Here are the States Voting on Marijuana in November


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Written by Blake Taylor
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Cannabis legalization is a hot topic on ballots across the country and some states will help decide the future of recreational or medical marijuana in the United States.  

Here are the 9 states that have added cannabis legislation to their November ballots:

Arizona | Prop 205 | Recreational 

The Arizona Marijuana Legalization Initiative, known as Proposition 205, will be on the ballot for the November elections in Arizona.

The ballot measure would allow medical marijuana dispensaries already in place the first opportunity to sell recreational cannabis.  

Adults over the age of 21 will be allowed to grow 6 plants while a 15 percent tax is levied on the plant.   

Arkansas | Medical Cannabis Act

If passed, the Arkansas Medical Cannabis Act will allow patients with an extensive list of qualifying conditions to consume marijuana with a doctor’s approval.

Patients will be able to possess 2 ½ ounces or grow up to 5 plants and 12 seedlings if they live more than 20 miles from one of the at least 39 care centers.  A designated caregiver would also be able to grow for up to 5 patients.  

California | Prop 64 | Recreational

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Back in 1996, California made history as the first state to legalize cannabis for medical use. Now some 20 years later, all eyes are on California, who will finally have the opportunity to legalize it recreationally for those who are 21 or older.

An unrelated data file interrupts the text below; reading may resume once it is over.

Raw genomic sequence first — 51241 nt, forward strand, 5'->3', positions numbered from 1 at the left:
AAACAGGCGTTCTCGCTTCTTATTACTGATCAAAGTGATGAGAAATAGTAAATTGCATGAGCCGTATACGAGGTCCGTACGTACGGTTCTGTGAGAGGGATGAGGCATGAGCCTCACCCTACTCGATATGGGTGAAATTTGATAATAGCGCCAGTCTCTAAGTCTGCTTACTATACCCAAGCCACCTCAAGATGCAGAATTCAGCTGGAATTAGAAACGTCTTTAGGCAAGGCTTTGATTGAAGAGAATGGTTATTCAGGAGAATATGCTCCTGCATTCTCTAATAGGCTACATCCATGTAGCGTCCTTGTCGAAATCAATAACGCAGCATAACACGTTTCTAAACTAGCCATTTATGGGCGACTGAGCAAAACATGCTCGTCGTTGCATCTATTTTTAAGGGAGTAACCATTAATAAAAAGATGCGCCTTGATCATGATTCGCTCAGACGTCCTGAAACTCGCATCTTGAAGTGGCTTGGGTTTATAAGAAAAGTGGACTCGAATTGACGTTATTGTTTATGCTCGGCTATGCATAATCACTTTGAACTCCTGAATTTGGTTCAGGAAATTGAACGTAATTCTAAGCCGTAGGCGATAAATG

Voting “yes” on California Proposition 64 will legalize marijuana and hemp under state law while enacting at 15 percent sales tax and a $9.25 per ounce cultivation tax.  The law will also prevent licenses that would allow corporate money to create a monopoly on the industry.

A provision would also allow for resentencing and destruction of records for prior marijuana convictions. If the ballot measure passes, California will be the most populous state in the nation to have legalized recreational marijuana opening the flood gates for the next round of the green rush

Florida | Amendment 2 | Recreational

Photo via Miami Herald

Even though a similar constitutional amendment was defeated in 2014 with 58 percent of the vote, things are looking up for the Florida Medical Marijuana Legalization Initiative, Amendment 2.

The law would allow doctor’s to prescribe marijuana to those affected by cancer, epilepsy, glaucoma, HIV/AIDS, PTSD, Crohn’s Disease, Parkinson’s Disease, ALS, multiple sclerosis or “other debilitating medical conditions of the same kind or class as or comparable to those enumerated.”

A recent survey from Public Policy Polling shows between 70 percent support for the medical marijuana initiative.

Maine | Question 1 | Recreational

The Maine Marijuana Legalization Measure, known as Question 1, will legalize, regulate, and tax cannabis.  After the Maine secretary of state invalidated over half of the signatures and a subsequent lawsuit overturned the ruling, another review of the measure qualified it for the ballot in November.